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From CONSENTING TO INFECTION: HEP C AND THE PANDEMIC

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“Un-hinged”

I was hell-bent on enjoying myself as much as possible those first few months of the pandemic. I believed it was a never-ending parade of delicious in-home cooking and wild, passionate sex with bare contact without using condoms. I wanted to experience the best sex high if the world was genuinely ending. I wanted to feel life on life’s terms before my ride in this universe was over. In my eyes, then, I figured COVID-19 was a pretty awful death. I also figured, given how at risk I was and my lifelong relationship with unfortunate turns, it was probably only a matter of time until I got sick and was on a ventilator. Is it all shocking that I wasn’t worried about contracting Hep C?

But as more time passed, Felecia’s negative, ugly, and loud behaviors revealed themselves. And as more and more time elapsed, the frequency and intensity of these behaviors increased, especially the drinking and everything else that came with it. The sloppiness, the loud cursing, and the worst, the paranoia, fear, and suggestions that my family, and friends, were out to harm me in some way she could never explain or articulate or even dare to suggest if she wasn’t so drunk.

One evening, it dawned on me, Felecia had a severe drinking problem. I realized this first as a therapist, then as a person who has been on the other end of things and been loud, ugly, and hostile towards his ex-girlfriend, Dorothea. I also realized this after the last five or six liquor bottles disappeared or I found the trash empty.

Oh my God, I thought to myself. This isn’t going to work, not like this, I said to myself as I began thinking about how serious her problem was and how our relationship wouldn’t work. Felecia was a full-blown alcoholic. Look, I’m no saint. But Felecia didn’t only have a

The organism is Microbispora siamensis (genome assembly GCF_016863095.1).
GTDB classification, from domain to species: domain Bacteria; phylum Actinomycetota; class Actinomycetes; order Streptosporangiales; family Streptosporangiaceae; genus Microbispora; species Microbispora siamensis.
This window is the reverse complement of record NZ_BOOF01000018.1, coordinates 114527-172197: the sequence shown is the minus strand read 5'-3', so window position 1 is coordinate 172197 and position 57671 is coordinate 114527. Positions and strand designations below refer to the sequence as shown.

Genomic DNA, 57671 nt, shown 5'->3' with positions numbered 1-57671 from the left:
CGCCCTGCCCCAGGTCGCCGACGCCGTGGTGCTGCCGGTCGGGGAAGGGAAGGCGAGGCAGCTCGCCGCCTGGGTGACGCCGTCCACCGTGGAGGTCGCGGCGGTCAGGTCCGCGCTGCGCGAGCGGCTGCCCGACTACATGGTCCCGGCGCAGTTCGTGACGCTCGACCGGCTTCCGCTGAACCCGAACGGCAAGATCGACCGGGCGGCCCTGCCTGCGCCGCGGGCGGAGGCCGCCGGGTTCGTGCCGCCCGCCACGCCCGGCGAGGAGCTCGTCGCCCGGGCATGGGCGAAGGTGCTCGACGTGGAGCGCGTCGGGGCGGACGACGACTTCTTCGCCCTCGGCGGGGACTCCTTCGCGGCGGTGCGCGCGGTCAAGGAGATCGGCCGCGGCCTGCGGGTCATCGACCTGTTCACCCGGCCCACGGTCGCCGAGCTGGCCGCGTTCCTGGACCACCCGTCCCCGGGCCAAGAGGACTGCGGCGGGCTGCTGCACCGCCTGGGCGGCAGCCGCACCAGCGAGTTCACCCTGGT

problem with drinking. She made a problem for everyone else when she drank, which was my big issue. I didn’t mind that she liked to drink. My biggest concern was that I didn’t feel safe around her while drinking. Safety wasn’t my only issue. She was downright insensitive, mean-spirited, and hurtful when she got very drunk. That’s when the conspiracy thoughts and her anger came out, and it was clear how wounded and unable she was to articulate her feelings or deal with her emotions in a healthy way. It was hard to watch, sometimes, but even harder to be around, especially when she got vulgar.

Felecia’s alcoholism became more apparent when people started talking about vaccines. That’s precisely when I began getting nervous about my future and health if this relationship continued. Felecia and I began to argue about her drinking, as it only seemed to get more and more out of control as our relationship advanced. I started noticing she was drinking almost all day, from the morning to when she finally passed out from living an active life as a full-blown working alcoholic. The only thing that wasn’t working was our relationship, around the same time the vaccine rollout was underway.

We would get into these silly little fights that became so outrageously out of hand I was worried about my safety. The stupid little arguments made me think about her insight. Did she have the same lack of sense when taking her Hep C meds and adhering to treatment? After all, mentally ill people habitually stop their medication a lot. Even if they are just medical meds, can I trust her? Can I trust her for the long term?